As more and more self-driving technologies are rolled out, even top automaker executives echo the reaction of many consumers, which are receptive to discarding total control over the car they “drive”.
Hopefully, for the moment, what most automakers and suppliers see near term is cars equipped with “driver assistance” features that help in unsafe conditions, prevent accidents and take a lot of the stress out of driving.
“It’s a little unsettling at first when you take your hands off the wheel and then it’s one of these ‘Oh wow’ moments,” said General Motors Co Vice Chairman Steve Girsky about the vehicle he test drove over a year ago – a Cadillac SRX luxury crossover vehicle specially equipped to drive itself.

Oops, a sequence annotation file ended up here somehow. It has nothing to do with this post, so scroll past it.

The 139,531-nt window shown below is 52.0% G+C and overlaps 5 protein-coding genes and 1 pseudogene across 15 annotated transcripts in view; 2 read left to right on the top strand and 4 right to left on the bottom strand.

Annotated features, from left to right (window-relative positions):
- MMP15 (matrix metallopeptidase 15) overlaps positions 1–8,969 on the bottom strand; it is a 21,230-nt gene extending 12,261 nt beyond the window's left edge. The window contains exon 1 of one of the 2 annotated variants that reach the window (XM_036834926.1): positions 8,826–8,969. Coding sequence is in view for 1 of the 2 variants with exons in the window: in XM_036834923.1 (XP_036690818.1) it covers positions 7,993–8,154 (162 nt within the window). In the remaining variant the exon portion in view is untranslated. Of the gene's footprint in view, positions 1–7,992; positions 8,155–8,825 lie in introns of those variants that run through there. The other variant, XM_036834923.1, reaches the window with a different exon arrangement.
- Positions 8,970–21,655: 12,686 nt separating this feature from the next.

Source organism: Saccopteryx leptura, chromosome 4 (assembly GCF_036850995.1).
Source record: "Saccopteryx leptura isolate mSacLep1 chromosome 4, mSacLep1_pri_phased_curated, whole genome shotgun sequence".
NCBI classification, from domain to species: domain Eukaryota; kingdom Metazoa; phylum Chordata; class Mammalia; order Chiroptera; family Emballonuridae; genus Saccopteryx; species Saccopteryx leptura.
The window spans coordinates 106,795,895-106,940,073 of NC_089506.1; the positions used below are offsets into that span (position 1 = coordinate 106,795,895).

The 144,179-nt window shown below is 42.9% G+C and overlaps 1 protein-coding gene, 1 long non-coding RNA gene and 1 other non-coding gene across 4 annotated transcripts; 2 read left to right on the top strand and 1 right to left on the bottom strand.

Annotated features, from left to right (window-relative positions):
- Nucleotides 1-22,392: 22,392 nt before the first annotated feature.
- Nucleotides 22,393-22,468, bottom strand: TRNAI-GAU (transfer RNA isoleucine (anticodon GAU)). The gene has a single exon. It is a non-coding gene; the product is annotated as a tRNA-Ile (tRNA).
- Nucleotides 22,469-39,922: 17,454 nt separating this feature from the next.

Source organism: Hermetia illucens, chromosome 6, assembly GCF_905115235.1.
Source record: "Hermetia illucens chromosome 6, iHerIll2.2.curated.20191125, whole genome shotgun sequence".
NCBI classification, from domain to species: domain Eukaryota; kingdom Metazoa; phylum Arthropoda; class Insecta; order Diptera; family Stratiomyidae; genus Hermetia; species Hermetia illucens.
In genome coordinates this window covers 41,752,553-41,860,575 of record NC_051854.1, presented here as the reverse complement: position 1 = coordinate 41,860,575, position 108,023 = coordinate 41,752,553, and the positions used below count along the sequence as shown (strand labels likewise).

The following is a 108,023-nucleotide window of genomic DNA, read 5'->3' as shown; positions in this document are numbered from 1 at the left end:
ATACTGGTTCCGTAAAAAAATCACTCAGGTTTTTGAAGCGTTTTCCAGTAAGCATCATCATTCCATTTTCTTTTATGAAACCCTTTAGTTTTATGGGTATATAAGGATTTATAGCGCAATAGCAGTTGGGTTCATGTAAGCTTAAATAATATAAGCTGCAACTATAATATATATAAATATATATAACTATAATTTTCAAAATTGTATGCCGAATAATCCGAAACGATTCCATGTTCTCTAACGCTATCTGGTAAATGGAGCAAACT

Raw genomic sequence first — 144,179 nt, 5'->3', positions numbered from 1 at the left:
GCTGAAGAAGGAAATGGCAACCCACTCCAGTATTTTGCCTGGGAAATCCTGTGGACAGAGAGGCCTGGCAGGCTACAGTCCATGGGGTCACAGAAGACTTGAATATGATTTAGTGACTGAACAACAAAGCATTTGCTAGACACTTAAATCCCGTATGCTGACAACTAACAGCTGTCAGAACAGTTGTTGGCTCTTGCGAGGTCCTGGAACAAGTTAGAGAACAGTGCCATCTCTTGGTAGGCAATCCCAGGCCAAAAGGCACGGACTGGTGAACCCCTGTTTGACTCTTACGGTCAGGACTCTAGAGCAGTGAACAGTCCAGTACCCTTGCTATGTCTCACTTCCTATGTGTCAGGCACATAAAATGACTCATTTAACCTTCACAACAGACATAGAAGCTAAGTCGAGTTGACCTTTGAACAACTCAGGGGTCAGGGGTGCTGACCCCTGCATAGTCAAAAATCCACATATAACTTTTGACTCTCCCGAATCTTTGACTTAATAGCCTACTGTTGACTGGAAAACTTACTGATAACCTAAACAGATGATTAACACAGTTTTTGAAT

“If automakers build it and can explain the value proposition, consumers will come,” said Gary Silberg, national auto industry leader for consulting firm KPMG.
KPMG, which just unveiled its study about consumer opinions in relation to the future self-driving cars, found many Americans were open to the idea of a driverless car. The KPMG report was in line with global studies that show many people are receptive to the idea of self-driving cars. For example, Cisco Systems, the world’s largest network equipment maker, also presented in its own research that 57 percent of global consumers interviewed would have no problem riding in a car entirely controlled by technology.